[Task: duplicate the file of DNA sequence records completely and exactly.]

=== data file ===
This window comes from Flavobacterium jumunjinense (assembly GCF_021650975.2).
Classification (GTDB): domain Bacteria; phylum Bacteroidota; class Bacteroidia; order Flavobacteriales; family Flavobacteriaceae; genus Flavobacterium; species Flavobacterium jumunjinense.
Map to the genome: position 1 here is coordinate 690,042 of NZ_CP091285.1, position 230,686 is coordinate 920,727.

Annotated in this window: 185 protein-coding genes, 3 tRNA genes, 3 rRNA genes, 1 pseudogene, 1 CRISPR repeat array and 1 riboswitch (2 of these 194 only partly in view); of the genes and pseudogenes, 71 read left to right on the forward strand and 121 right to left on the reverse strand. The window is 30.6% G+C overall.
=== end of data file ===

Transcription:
This window comes from Flavobacterium jumunjinense (assembly GCF_021650975.2).
Classification (GTDB): domain Bacteria; phylum Bacteroidota; class Bacteroidia; order Flavobacteriales; family Flavobacteriaceae; genus Flavobacterium; species Flavobacterium jumunjinense.
Map to the genome: position 1 here is coordinate 690,042 of NZ_CP091285.1, position 230,686 is coordinate 920,727.

Annotated in this window: 185 protein-coding genes, 3 tRNA genes, 3 rRNA genes, 1 pseudogene, 1 CRISPR repeat array and 1 riboswitch (2 of these 194 only partly in view); of the genes and pseudogenes, 71 read left to right on the forward strand and 121 right to left on the reverse strand. The window is 30.6% G+C overall.